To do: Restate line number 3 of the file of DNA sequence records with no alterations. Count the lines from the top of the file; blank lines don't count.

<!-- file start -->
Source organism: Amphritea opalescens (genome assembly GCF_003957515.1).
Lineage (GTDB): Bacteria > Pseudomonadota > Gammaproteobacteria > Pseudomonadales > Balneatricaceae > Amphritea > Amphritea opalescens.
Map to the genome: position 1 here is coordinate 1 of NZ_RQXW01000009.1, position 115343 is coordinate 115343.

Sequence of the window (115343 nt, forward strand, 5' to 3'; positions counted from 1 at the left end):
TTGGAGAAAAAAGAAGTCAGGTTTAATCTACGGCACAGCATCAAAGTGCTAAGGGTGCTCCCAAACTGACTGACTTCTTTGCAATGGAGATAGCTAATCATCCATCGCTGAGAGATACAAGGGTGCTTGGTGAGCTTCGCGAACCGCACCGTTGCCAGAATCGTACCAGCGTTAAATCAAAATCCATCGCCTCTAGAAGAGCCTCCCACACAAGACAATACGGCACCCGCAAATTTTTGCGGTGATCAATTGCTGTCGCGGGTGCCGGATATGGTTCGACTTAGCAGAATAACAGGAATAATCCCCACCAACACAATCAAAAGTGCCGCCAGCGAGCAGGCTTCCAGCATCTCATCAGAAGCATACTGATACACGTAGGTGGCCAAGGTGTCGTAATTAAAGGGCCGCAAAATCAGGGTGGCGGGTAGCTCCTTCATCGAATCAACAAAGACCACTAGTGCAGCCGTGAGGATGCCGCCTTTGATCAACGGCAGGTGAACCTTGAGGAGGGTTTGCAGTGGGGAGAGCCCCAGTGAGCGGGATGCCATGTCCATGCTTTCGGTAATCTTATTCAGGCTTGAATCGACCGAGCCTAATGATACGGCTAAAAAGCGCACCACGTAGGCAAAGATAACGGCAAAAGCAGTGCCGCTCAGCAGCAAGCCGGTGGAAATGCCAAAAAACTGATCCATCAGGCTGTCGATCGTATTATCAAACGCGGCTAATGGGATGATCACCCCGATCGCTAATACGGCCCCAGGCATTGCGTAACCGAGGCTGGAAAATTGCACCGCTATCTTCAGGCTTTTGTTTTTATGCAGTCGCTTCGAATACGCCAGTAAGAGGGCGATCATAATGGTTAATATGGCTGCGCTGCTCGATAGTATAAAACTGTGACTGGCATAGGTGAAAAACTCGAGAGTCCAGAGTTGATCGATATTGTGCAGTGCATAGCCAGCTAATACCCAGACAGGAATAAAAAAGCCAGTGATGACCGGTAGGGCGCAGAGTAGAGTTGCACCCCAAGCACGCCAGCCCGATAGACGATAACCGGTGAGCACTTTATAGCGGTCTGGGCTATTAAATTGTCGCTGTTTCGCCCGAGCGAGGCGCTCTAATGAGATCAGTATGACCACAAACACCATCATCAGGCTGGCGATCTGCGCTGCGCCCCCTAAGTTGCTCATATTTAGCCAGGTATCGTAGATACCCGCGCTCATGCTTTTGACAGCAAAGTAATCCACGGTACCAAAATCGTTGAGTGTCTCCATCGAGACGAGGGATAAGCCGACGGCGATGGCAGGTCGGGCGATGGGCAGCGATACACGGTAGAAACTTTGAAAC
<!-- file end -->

Map to the genome: position 1 here is coordinate 1 of NZ_RQXW01000009.1, position 115343 is coordinate 115343.